Another Arab Spring: Turmoil in Iraq

R.A Brock
Staff Writer/Copy Writer

Since last Tuesday, anti-government protesters have taken to the streets of Baghdad and other southern Iraqi cities to protest for jobs, services and an end to government corruption that seems to be rampant in Iraq.

So far the protests have proven to be deadly, with a death toll of over 104 people and thousands of Iraqi citizens wounded. Iraqi Security forces have been opening fire on the protests using tear gas, rubber bullets and even live rounds.

Iraqi Prime Minister, Abdul Mahidi has issued a series of reforms in order to appease the Iraqi population, including plans to distribute land, military enlistment jobs and welfare stipends for families in need. He also pledged, “I am ready to go wherever our brotherly protesters are and meet them or send them envoys to other locations without any armed forces. I will go and meet them without weapons and sit with them for hours to listen to their demands.”

Iraq, an oil-rich country within a tumultuous region, has had its fair share of trials during the last generation. This country has been plagued by war both from external and internal forces, of recent, the seizure of territory by ISIS militants. While Iraq declared the end of ISIS’s territorial rule at the end of 2017, there is insurgency is still existent. 

The Iraqi Government needs to play its hand well. With mass protests or insurrection comes an environment where outside influences such as ISIS or other terror groups can start to seep themselves back in; by taking advantage of this uprising, regime change can happen very quickly in the country.

For example, during the Arab Spring in 2011, President Hosni Mubarak was forced to leave office 18 days after the start of the initial protests in Egypt, and for close to the same reason that the Iraqi’s are currently protesting. Egypt had a weak democratic government that had a regime change in just under three weeks.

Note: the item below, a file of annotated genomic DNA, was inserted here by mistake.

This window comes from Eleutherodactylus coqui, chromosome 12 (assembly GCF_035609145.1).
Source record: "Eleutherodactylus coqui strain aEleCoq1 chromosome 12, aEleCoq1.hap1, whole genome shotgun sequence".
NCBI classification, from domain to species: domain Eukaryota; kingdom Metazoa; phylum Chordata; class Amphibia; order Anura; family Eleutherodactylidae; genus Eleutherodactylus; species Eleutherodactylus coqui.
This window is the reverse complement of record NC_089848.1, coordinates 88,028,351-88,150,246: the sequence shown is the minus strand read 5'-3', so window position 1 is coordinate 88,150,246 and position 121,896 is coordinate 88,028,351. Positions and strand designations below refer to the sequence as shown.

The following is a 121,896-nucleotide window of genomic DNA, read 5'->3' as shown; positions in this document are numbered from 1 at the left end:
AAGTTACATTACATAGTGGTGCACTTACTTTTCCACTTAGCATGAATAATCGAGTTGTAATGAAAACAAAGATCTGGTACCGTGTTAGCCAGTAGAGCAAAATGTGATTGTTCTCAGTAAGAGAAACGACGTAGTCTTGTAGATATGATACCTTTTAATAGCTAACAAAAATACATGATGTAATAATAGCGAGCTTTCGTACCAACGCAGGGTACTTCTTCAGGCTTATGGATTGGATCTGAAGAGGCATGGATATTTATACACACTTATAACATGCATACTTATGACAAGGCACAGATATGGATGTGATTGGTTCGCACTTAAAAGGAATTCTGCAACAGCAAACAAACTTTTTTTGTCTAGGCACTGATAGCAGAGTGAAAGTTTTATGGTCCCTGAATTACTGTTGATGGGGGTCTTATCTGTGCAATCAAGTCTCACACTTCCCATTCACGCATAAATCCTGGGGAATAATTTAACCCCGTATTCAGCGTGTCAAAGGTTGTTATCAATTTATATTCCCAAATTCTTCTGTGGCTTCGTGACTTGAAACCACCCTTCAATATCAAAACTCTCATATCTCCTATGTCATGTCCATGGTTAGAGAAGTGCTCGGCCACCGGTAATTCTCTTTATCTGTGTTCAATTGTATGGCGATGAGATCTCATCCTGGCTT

Now, while PM Mahidi attempts to bring new reforms to the citizens of Iraq, the question is; will its population be content with that alone or simply keep wanting more? We must keep in mind that Iraq has had an entire generation of people that have seen nothing but regime change and constant war stretching back all the way to the 1980s. 

In my lifetime, the Second War in Iraq and the “War on Terror,” including ISIS, have been the hallmarks of my knowledge of this country. Besides that, I know that the country is rich in oil and its people are both resilient and tired of this constant state of war, poverty and death.

Perhaps Americans can learn something from the people of Iraq, and that is to never give up. Never give up fighting for your quality of life. Your home, your family, your neighbors and your community have need for more people like those in Iraq fighting for those rights to basic needs. While we are not in a war-torn state, we can see the fabric of what humans need and what we are capable of doing to achieve those ends.

Meanwhile, the prime minister of Iraq seems to be trying to come to a consensus of what the people need and the willingness to expedite reform, but it is possible that those talks could crumble, and inevitably the cycle could continue for citizens of Iraq and eventually other countries in the Middle East.



Categories: Opinions

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